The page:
it this term, in Sheppard v. Maxwell (384 U.S. 333; 86 S.Ct. 1507 . In a sensa-
tionally publicized case, Dr. Samuel H. Sheppard had been convicted of the mur-
der of his wife in 1954 in Cuyahoga County, Ohio. Here in an application for
habeas corpus the question was whether Sheppard had been deprived of a fair trial
in his state conviction because of the trial judge’s failure to protect the defendant
from &dquo;the massive, pervasive and prejudicial publicity that attended his prosecu-
tion.&dquo; The Court speaking through Justice Clark (vote: 8-1, Black dissenting) held
that Sheppard &dquo;did not receive a fair trial consistent with the Due Process Clause of
the Fourteenth Amendment.&dquo; (P. 335.) The opinion examined in some detail the
conduct of the trial which involved almost unbelievable laxity on the part of the
trial court. Clark noted that &dquo;the totality of circumstances in this case&dquo; raised the
probability of prejudice. &dquo;The case is remanded to the District Court with instruc-
tions to issue the writ and order that Sheppard be released from custody unless the
State puts him to its charges again within a reasonable time.&dquo; (Pp. 352, 363.)
Justice Black dissented without opinion.
Free Speech and Press
A controversial matter, that of pornography and obscenity, that the Court
seems unable to solve even to its own satisfaction was aired in several outstanding
cases this term. One of these was A Book Named
&dquo;John Cleland’s Memoirs of A
Woman of Pleasure&dquo; v. Attorney General of Massachusetts (383 U.S. 413; 86 S.Ct.
975). In this case a book commonly known as Fanny Hill had been adjudged
obscene in a proceeding that put on trial the book itself and not its publisher or
distributor. An opinion by Justice Brennan (vote: 6-3, Clark, Harlan, and White
dissenting) reversed the lower court’s obscenity holding. The &dquo;Roth test&dquo; previously

set forth by the Court in Rothv. United States (354 U.S. 476, 1957) was reiterated.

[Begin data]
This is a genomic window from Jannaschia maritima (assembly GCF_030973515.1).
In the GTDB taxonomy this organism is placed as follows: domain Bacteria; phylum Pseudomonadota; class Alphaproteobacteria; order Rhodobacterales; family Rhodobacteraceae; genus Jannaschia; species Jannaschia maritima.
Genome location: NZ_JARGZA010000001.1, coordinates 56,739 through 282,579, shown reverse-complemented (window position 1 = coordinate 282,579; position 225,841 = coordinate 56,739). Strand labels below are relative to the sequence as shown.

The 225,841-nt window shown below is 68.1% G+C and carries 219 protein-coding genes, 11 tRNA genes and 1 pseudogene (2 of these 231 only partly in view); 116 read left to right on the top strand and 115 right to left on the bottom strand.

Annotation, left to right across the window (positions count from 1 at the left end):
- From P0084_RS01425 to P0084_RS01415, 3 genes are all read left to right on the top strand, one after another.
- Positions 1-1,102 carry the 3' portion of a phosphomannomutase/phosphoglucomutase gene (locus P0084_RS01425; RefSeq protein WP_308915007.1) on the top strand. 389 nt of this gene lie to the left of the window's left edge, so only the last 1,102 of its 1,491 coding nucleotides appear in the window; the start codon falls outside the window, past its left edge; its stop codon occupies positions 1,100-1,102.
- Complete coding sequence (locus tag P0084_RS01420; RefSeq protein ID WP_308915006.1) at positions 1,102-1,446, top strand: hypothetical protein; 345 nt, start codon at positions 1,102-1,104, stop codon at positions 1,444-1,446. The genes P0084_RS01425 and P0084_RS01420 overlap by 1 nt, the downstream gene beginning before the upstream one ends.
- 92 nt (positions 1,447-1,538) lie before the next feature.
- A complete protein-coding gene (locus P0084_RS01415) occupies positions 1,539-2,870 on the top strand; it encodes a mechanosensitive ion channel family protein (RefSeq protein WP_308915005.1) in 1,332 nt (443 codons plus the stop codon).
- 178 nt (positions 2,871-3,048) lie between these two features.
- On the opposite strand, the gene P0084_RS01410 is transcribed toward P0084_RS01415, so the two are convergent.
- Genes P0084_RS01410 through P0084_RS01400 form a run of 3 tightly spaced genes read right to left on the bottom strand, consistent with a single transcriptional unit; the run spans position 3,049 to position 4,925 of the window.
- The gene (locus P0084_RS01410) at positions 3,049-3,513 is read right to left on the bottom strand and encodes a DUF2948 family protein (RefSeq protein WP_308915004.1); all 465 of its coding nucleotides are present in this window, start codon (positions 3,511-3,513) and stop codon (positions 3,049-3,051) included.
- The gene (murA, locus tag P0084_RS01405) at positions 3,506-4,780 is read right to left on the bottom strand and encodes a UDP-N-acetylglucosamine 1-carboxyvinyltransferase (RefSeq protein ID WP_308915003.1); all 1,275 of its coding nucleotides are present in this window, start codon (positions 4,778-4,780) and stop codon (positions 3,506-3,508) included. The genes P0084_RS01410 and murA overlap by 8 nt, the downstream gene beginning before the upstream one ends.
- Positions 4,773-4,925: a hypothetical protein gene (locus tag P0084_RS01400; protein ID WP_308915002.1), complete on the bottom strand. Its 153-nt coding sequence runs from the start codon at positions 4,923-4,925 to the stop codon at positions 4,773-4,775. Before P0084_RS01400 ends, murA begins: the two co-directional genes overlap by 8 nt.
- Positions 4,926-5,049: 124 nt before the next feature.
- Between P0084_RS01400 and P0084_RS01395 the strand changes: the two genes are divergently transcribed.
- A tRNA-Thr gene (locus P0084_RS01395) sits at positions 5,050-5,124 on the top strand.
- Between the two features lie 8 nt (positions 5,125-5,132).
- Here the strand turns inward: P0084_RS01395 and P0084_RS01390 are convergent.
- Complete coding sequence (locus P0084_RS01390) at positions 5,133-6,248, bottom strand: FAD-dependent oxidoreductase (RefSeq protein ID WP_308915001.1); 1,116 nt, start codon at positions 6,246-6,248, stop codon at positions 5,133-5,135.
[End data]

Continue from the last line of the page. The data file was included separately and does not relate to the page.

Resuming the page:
&dquo;Under this definition, as elaborated in subsequent cases, three elements must
coalesce: it must be established that (a) the dominant theme of the material taken
as a whole appeals to a prurient interest in sex; (b) the material is patently offen-
sive because it affronts contemporary community standards relating to the descrip-
tion or representation of sexual matters; and (c) the material is utterly without
redeeming social value.&dquo; (P. 418.) The Court noted that &dquo;a book cannot be pro-
scribed unless it is found to be utterly without redeeming social value. This is so
even though the book is found to possess the requisite prurient appeal and to be
patently offensive. Each of the three federal constitutional criteria is to be applied
independently; the social value of the book can neither be weighed against nor
canceled by its prurient appeal or patent offensiveness.&dquo; (P. 419.) Justice Clark
in his dissenting opinion held the book to be &dquo;utterly without redeeming social
importance.&dquo; (P. 450.) Justice Harlan made the point that &dquo;no stable approach
to the obscenity problem has yet been devised by this Court&dquo; and then went on to
note that while &dquo;the book has been shown to have some quantum of social value,
that it may at the same time be deemed offensive and salacious, and that the State’s
decision to weigh these elements and to ban this particular work does not exceed
constitutional limits.&dquo; (Pp. 455, 459.)
A different aspect of this problem was studied in Ginzburg v. United States
(383 U.S. 463; 86 S.Ct. 942). Here a federal court had convicted Ralph Ginzburg
of violating the federal obscenity statute. Involved was the question of whether the
&dquo;Roth test&dquo; had been correctly applied. The Court speaking through Justice
Brennan (vote: 5-4, Douglas, Black, Harlan, and Stewart dissenting) upheld the
conviction. The opinion noted that there was abundant evidence that pandering
the business of purveying textual or graphic matter openly advertised to appeal
to the erotic interests of persons -
was involved. The
Court saw no threat to First
Amendment guarantees in its holding but rather felt &dquo;the fact that each of these
publications was created or exploited entirely on the basis of its appeal to prurient
interests strengthens the conclusion that the transactions here were sales of illicit
merchandise, not sales of constitutionally protected matter.&dquo; (Pp. 474, 475.) In
their dissenting opinions Black, Harlan, and Stewart all emphasized the lack of
definiteness in the approach used by the majority. Stewart was particularly indig-
nant at the &dquo;free wheeling&dquo; attitude of the Court. &dquo;Today the Court assumes the
power to...